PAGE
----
Chen Guoliang, born in 1938, a native of Yingshang County, Anhui Province, currently works as a professor and doctoral supervisor at the University of Science and Technology of China (USTC). Prof. Chen also serves as Dean of the School of Software Engineering of USTC, and Director of the National High Performance Computing Center at Hefei. Chen graduated from the Department of Radio and Electronics, Xi'an Jiaotong University in 1961. He joined the faculty of USTC in 1973. From 1981 to 1983, Prof. Chen undertook research and study at the Purdue University in the United States as a visiting scholar. In 2003, Prof. Chen was elected academician of the Chinese Academy of Sciences.
Over the past two decades, Prof. Chen Guoliang has carried out systematic investigations into the theory, design and application of parallel algorithms and put forward a series of new ideas and new methods in this regard. As a result of his pioneering efforts, the integrated research system of “parallel algorithms - parallel computer - parallel programming” has been established. Prof. Chen has also made significant achievements and contributions in the field of non-numerical parallel algorithms, high performance computing and its application.
In the early 1980s, Prof. Chen was the first in China to carry out research on non-numerical parallel algorithms. Prof. Chen’s research achievements were in the vanguard position among his peers during the same period. His representative achievements lie in research on packet switching network, routing algorithms for Benes network, VLSI planar embedding algorithm and the network maximum flow algorithm. He had made improvements to the research of some Turing Awardees, including Yao’s bounds on selection networks and parallel algorithms for string matching, and revised Karp’s random string matching algorithm into determinate string matching algorithm. He was the first in the world to have carried our analyses of the average performance of uniform distribution on (0, d] and packing algorithm as well as of the algorithm for two-dimensional packing. Prof. Chen’s research results have been spoken highly of by his peers both at home and abroad.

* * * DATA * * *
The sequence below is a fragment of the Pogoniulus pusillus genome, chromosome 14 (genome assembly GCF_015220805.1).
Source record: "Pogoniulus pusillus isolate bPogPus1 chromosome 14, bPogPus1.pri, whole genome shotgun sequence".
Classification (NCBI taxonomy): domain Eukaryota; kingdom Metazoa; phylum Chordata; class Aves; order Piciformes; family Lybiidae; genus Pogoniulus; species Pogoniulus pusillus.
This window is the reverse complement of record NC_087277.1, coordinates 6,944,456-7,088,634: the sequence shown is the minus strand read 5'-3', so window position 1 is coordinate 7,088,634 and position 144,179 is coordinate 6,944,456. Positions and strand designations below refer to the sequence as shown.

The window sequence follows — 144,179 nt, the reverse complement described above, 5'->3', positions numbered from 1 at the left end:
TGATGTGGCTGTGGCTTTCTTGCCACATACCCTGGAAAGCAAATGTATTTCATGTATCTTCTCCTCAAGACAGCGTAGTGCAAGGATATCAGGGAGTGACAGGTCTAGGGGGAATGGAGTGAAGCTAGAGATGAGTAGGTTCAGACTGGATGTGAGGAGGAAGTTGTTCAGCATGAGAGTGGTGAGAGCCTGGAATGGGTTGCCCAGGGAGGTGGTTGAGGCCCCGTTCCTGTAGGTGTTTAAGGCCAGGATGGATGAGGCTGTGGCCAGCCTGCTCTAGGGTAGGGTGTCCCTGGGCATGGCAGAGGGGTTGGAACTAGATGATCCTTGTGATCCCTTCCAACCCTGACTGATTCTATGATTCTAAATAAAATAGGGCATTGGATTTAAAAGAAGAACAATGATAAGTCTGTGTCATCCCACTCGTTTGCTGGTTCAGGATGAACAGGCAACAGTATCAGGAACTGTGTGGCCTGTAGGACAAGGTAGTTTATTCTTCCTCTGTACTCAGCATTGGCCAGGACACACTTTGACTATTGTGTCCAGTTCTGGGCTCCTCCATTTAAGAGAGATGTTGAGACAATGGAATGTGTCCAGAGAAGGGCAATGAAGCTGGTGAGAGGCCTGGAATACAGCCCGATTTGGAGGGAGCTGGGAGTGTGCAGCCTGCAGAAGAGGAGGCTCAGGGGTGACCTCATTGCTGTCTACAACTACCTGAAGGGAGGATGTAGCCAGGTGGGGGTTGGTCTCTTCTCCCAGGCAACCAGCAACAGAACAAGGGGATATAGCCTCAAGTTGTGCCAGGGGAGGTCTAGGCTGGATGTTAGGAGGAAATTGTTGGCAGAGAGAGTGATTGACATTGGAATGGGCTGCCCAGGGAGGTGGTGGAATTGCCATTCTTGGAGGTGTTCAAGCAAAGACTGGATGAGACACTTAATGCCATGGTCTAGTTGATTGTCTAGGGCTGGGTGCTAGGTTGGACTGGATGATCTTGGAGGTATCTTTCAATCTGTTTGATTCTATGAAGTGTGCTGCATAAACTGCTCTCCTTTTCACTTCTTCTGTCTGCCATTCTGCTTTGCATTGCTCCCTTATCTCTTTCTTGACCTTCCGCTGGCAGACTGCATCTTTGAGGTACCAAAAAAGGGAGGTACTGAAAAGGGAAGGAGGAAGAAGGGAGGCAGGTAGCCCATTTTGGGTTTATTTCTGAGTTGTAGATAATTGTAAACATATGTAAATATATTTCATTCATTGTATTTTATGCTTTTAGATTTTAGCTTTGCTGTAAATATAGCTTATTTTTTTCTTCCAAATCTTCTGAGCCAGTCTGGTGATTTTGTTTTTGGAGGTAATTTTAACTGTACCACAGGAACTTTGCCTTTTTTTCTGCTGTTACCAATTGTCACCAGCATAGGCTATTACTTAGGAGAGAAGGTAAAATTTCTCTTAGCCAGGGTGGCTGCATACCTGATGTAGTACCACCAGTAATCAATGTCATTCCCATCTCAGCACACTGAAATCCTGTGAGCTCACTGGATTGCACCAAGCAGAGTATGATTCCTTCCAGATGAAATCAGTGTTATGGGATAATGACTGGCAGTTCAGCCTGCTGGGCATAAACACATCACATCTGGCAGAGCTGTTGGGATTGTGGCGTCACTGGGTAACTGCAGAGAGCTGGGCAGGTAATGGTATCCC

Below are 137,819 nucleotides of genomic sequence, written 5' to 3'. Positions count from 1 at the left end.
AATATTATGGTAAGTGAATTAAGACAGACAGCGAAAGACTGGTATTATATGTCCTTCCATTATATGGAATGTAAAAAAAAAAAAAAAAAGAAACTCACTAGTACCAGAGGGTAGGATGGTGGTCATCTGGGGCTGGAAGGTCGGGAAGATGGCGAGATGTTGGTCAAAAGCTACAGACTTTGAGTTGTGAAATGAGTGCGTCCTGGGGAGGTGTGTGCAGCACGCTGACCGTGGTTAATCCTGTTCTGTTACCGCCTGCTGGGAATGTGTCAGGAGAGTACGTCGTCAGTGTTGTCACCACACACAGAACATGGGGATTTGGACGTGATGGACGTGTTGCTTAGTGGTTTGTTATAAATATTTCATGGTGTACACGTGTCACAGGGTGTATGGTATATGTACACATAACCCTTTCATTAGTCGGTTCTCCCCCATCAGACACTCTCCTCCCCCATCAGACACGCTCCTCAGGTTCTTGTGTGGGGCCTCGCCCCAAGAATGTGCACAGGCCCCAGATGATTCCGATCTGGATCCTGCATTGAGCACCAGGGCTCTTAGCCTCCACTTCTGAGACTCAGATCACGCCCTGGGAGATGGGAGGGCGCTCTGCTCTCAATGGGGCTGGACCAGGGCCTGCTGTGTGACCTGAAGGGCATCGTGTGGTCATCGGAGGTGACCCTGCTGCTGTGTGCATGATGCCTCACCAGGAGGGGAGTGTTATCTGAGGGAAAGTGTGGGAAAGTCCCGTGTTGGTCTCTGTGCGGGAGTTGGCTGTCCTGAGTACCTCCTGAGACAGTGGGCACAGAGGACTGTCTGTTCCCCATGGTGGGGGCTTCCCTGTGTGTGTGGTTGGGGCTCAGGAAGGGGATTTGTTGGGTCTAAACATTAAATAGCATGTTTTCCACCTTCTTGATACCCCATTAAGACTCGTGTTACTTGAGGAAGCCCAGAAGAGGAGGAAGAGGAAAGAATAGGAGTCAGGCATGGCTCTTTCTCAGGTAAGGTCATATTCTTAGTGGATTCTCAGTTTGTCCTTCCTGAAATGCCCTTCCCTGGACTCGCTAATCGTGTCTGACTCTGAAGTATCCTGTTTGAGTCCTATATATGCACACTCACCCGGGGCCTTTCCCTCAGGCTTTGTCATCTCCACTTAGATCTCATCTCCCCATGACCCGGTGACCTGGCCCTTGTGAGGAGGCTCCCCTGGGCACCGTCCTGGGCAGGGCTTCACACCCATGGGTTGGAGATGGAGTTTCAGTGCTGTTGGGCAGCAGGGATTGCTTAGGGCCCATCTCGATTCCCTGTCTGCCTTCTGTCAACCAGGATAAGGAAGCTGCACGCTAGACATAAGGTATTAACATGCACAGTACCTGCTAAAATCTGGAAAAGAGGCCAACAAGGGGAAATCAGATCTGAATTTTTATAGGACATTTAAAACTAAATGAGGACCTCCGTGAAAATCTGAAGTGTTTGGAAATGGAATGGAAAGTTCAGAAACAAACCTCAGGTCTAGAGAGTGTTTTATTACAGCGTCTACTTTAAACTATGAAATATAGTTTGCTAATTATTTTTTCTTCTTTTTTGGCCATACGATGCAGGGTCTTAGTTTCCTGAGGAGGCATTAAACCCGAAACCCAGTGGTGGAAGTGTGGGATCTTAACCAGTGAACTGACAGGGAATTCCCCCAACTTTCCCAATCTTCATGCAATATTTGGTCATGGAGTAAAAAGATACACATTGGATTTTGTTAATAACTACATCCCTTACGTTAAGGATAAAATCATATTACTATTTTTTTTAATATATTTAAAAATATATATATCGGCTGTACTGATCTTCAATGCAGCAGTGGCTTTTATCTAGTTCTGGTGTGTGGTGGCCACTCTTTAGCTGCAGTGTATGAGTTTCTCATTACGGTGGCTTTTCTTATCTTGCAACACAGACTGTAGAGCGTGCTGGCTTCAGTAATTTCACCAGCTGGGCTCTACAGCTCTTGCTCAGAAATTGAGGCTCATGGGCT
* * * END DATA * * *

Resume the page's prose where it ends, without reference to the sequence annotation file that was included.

In the early 1990s, Prof. Chen carried out early researches in China on the optimization of neural network and genetic algorithm, which has promoted cross-disciplinary research and development. He also developed the world-class parallel neural information processing systems, which has provided sound tools and environment for the teaching, research and application of neural networks in China.
In the mid-1990s, Prof. Chen was engaged in the research on high performance computing and its application, and was the first to set up China’s first National High Performance Computing Center, which has promoted China’s development in this field. He also developed the copyrighted commercial software of “user development environment” for the Dawn Parallel Processing System, yielding meritorious contributions to the promotion of parallel processing systems made in China. He also developed the Dawn 1000-based Decision-making System for Disaster Prevention and Reduction in Anhui Province, which has played an important role in disaster forecast and optimal operation of reservoirs in the Huaihe River Basin in Anhui Province, resulting in significant social and economic benefits.
Prof. Chen has 15 national-level research projects, of which 11 have been completed. Besides, he has authored or co-authored more than 170 research papers and eight monographs, with the total number of citations exceeding over 540. Prof. Chen has won numerous awards or prizes at state, provincial and ministerial levels, including the second prize of the National Science and Technology Progress Award of China, the second prize of the National Teaching Achievement Award, and 12 science and technology progress awards at provincial or ministerial levels. Up to now, Prof. Chen has graduated a plethora of competent talents engaged in research on parallel algorithm including 26 doctorates. Prof. Chen is well-known for his rigorous style of learning and is venerated as a paragon of virtue for others.